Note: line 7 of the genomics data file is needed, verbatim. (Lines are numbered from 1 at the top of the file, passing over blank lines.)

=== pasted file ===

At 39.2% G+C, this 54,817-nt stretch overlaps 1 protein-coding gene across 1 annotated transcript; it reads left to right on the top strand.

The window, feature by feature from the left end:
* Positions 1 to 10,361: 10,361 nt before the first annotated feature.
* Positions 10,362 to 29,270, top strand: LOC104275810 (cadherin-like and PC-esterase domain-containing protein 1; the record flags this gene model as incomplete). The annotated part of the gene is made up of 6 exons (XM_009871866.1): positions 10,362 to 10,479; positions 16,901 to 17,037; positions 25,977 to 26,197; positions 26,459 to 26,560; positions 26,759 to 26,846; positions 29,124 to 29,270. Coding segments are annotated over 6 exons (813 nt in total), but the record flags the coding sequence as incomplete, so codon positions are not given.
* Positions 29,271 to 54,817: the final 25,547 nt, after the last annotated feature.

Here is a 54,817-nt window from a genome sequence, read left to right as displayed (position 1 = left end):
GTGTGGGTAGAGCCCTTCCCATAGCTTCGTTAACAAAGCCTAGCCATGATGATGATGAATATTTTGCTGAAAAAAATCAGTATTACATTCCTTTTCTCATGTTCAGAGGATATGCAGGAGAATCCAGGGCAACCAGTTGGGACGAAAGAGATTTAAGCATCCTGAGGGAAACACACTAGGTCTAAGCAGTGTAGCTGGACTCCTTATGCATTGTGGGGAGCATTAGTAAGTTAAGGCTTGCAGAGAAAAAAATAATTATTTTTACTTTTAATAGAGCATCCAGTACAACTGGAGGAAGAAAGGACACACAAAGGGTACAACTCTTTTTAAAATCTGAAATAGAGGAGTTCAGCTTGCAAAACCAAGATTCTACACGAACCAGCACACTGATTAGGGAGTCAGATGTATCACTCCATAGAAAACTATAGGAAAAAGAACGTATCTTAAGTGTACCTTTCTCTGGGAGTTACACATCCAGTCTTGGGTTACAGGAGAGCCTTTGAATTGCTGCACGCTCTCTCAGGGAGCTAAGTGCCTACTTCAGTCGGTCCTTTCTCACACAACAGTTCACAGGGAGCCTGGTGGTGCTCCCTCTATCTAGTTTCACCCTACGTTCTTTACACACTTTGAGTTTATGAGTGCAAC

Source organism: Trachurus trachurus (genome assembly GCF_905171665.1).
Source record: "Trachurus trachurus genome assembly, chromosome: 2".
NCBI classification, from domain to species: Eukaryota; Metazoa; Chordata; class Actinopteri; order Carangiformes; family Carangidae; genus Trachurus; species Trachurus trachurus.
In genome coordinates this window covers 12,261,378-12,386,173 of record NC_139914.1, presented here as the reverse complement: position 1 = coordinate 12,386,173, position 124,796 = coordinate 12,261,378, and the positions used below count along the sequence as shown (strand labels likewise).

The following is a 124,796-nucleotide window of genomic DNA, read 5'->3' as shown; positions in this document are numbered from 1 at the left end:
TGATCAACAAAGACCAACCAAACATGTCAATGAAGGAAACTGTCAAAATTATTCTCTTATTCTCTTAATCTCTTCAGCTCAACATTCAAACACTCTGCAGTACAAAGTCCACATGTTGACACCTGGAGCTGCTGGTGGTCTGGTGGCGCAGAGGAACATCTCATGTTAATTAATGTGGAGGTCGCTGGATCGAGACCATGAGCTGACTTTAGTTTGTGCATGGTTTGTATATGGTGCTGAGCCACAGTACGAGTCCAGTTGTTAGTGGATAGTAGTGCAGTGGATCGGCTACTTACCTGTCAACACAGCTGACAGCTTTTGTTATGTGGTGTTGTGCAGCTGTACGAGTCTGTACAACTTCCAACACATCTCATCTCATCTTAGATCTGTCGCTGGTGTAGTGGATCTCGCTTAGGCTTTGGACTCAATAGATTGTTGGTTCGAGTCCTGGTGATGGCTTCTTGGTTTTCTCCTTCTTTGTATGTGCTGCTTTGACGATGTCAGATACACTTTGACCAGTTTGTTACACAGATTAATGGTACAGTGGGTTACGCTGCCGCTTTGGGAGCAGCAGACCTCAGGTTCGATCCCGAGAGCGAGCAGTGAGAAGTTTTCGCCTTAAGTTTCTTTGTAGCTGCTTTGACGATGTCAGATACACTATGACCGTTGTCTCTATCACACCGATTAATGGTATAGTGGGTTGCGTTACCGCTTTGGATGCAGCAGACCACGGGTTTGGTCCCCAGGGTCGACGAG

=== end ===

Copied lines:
GTGTGGGTAGAGCCCTTCCCATAGCTTCGTTAACAAAGCCTAGCCATGATGATGATGAATATTTTGCTGAAAAAAATCAGTATTACATTCCTTTTCTCATGTTCAGAGGATATGCAGGAGAATCCAGGGCAACCAGTTGGGACGAAAGAGATTTAAGCATCCTGAGGGAAACACACTAGGTCTAAGCAGTGTAGCTGGACTCCTTATGCATTGTGGGGAGCATTAGTAAGTTAAGGCTTGCAGAGAAAAAAATAATTATTTTTACTTTTAATAGAGCATCCAGTACAACTGGAGGAAGAAAGGACACACAAAGGGTACAACTCTTTTTAAAATCTGAAATAGAGGAGTTCAGCTTGCAAAACCAAGATTCTACACGAACCAGCACACTGATTAGGGAGTCAGATGTATCACTCCATAGAAAACTATAGGAAAAAGAACGTATCTTAAGTGTACCTTTCTCTGGGAGTTACACATCCAGTCTTGGGTTACAGGAGAGCCTTTGAATTGCTGCACGCTCTCTCAGGGAGCTAAGTGCCTACTTCAGTCGGTCCTTTCTCACACAACAGTTCACAGGGAGCCTGGTGGTGCTCCCTCTATCTAGTTTCACCCTACGTTCTTTACACACTTTGAGTTTATGAGTGCAAC